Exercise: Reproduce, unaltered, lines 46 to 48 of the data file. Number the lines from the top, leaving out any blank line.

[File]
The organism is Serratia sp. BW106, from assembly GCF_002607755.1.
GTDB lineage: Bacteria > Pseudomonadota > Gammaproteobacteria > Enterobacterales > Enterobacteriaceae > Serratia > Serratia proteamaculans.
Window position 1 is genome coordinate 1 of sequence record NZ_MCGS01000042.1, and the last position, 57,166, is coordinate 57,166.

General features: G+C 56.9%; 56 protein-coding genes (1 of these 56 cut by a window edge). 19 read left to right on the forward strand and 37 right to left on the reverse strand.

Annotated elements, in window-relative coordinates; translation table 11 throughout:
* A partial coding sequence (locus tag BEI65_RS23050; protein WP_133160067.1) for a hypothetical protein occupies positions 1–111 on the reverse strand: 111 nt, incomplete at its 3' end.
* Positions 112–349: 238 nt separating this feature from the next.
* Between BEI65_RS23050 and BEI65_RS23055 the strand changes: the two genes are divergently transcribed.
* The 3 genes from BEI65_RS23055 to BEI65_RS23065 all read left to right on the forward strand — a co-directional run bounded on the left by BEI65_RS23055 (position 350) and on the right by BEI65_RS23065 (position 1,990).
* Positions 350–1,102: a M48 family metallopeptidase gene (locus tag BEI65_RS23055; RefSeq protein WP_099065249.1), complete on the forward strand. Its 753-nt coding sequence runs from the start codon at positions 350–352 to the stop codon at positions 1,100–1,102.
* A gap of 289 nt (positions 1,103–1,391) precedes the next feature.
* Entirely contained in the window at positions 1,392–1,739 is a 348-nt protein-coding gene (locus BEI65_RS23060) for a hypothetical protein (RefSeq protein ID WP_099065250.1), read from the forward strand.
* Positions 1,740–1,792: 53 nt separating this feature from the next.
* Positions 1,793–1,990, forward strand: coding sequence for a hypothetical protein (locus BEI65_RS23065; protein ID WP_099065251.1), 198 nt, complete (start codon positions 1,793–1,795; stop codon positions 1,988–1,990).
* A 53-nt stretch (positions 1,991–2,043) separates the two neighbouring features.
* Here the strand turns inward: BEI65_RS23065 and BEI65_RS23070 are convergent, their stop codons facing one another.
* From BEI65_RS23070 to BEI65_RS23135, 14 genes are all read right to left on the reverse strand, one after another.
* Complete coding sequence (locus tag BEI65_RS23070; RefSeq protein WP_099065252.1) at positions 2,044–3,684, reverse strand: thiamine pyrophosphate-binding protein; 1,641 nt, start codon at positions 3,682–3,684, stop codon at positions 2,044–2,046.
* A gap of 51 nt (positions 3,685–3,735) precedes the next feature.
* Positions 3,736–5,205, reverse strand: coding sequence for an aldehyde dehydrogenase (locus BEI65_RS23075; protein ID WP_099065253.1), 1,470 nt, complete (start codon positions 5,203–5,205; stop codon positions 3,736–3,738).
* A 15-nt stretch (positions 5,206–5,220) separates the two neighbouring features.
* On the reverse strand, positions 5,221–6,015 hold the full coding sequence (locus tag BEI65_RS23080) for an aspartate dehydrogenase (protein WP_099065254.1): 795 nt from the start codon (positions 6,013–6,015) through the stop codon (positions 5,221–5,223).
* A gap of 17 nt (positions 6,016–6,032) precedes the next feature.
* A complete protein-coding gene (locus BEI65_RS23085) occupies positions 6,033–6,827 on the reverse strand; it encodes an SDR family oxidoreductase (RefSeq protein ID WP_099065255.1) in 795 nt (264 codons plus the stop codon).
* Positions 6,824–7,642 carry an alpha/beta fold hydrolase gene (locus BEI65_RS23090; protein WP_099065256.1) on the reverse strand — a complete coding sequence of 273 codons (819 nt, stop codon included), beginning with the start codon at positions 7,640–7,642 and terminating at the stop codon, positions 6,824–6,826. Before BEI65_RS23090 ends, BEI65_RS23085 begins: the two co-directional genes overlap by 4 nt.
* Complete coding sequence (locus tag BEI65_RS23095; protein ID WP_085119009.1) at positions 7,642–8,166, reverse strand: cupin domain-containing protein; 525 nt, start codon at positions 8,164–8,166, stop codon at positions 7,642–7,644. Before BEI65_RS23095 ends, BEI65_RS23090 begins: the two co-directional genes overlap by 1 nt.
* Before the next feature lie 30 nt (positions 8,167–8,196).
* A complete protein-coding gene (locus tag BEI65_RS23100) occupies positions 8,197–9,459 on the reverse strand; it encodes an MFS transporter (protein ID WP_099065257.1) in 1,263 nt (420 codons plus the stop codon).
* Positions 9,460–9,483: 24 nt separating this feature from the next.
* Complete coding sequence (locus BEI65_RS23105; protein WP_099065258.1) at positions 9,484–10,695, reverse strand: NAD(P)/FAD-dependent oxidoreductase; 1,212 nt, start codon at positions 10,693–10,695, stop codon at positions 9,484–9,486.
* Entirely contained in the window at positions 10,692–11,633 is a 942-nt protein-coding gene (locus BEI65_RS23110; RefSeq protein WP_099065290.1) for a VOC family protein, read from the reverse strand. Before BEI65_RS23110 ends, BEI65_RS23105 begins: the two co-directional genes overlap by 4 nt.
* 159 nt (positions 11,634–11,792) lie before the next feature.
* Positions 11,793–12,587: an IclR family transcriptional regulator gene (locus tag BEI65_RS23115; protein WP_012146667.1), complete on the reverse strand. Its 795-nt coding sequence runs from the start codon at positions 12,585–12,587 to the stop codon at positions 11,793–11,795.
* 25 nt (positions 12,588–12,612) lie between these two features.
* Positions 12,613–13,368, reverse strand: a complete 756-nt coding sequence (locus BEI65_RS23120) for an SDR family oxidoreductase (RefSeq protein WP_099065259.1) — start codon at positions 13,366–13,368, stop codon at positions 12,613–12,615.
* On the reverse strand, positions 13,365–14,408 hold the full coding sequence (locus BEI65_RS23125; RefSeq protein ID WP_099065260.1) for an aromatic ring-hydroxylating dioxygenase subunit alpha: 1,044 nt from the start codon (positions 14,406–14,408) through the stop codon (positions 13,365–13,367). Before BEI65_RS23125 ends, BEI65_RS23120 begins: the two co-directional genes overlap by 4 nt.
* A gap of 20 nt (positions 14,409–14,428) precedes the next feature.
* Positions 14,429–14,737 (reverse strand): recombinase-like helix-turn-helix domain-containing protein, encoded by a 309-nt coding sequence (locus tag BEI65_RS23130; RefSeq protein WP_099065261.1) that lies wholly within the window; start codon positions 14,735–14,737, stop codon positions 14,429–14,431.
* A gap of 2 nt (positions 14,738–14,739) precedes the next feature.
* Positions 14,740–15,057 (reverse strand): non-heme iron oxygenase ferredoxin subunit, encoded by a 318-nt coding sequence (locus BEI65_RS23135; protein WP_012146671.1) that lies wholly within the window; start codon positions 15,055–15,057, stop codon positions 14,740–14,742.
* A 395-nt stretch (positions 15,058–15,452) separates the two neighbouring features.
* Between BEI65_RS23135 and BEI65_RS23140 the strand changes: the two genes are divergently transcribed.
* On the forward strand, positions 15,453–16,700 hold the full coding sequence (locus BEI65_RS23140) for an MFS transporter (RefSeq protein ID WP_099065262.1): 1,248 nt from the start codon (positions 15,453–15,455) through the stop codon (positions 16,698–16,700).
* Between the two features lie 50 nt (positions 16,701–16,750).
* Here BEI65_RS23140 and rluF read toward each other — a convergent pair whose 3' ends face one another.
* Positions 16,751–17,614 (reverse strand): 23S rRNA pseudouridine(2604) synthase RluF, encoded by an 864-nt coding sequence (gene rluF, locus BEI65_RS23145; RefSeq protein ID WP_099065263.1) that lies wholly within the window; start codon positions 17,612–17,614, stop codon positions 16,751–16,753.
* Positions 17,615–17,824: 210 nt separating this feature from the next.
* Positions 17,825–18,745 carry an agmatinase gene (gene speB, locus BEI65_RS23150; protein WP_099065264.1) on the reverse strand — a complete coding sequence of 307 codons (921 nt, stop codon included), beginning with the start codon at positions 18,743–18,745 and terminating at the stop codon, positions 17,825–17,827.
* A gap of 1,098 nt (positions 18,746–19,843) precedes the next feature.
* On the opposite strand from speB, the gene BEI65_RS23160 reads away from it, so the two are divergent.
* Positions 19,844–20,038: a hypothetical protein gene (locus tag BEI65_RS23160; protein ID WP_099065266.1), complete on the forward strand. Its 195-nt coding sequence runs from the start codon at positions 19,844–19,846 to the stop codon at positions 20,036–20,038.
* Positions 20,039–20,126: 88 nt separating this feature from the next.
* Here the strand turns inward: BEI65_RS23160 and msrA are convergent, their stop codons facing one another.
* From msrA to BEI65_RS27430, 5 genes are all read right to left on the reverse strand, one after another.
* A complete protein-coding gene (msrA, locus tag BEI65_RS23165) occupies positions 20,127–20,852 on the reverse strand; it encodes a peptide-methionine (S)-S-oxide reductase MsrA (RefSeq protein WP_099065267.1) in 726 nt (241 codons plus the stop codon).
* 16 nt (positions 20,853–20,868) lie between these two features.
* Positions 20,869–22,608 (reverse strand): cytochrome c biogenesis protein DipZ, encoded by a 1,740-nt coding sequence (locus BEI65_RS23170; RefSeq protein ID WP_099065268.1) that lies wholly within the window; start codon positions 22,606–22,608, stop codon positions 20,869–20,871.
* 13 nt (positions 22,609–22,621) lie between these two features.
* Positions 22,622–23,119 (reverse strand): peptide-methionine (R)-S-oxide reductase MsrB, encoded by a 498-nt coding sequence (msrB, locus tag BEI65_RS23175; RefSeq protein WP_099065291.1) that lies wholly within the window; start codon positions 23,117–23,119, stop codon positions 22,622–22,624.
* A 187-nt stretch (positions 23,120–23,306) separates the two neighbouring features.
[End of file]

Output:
* Positions 16,751–17,614 (reverse strand): 23S rRNA pseudouridine(2604) synthase RluF, encoded by an 864-nt coding sequence (gene rluF, locus BEI65_RS23145; RefSeq protein ID WP_099065263.1) that lies wholly within the window; start codon positions 17,612–17,614, stop codon positions 16,751–16,753.
* Positions 17,615–17,824: 210 nt separating this feature from the next.
* Positions 17,825–18,745 carry an agmatinase gene (gene speB, locus BEI65_RS23150; protein WP_099065264.1) on the reverse strand — a complete coding sequence of 307 codons (921 nt, stop codon included), beginning with the start codon at positions 18,743–18,745 and terminating at the stop codon, positions 17,825–17,827.